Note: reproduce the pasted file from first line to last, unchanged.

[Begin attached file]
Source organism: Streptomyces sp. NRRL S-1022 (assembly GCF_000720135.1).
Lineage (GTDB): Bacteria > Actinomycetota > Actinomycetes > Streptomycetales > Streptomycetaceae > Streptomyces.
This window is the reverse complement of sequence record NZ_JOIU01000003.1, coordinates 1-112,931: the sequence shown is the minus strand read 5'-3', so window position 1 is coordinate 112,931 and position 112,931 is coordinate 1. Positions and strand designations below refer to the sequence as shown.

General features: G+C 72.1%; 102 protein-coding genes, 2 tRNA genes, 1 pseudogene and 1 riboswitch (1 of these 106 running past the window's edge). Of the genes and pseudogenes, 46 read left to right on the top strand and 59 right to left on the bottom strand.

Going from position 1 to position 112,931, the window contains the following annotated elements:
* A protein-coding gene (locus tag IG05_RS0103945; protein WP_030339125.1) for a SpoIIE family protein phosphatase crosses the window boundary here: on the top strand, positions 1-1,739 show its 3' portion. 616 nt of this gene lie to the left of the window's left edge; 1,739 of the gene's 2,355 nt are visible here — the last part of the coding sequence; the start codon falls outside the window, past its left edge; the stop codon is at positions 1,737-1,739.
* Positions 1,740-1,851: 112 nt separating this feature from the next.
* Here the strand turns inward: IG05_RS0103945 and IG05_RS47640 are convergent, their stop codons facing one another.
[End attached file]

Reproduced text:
Source organism: Streptomyces sp. NRRL S-1022 (assembly GCF_000720135.1).
Lineage (GTDB): Bacteria > Actinomycetota > Actinomycetes > Streptomycetales > Streptomycetaceae > Streptomyces.
This window is the reverse complement of sequence record NZ_JOIU01000003.1, coordinates 1-112,931: the sequence shown is the minus strand read 5'-3', so window position 1 is coordinate 112,931 and position 112,931 is coordinate 1. Positions and strand designations below refer to the sequence as shown.

General features: G+C 72.1%; 102 protein-coding genes, 2 tRNA genes, 1 pseudogene and 1 riboswitch (1 of these 106 running past the window's edge). Of the genes and pseudogenes, 46 read left to right on the top strand and 59 right to left on the bottom strand.

Going from position 1 to position 112,931, the window contains the following annotated elements:
* A protein-coding gene (locus tag IG05_RS0103945; protein WP_030339125.1) for a SpoIIE family protein phosphatase crosses the window boundary here: on the top strand, positions 1-1,739 show its 3' portion. 616 nt of this gene lie to the left of the window's left edge; 1,739 of the gene's 2,355 nt are visible here — the last part of the coding sequence; the start codon falls outside the window, past its left edge; the stop codon is at positions 1,737-1,739.
* Positions 1,740-1,851: 112 nt separating this feature from the next.
* Here the strand turns inward: IG05_RS0103945 and IG05_RS47640 are convergent, their stop codons facing one another.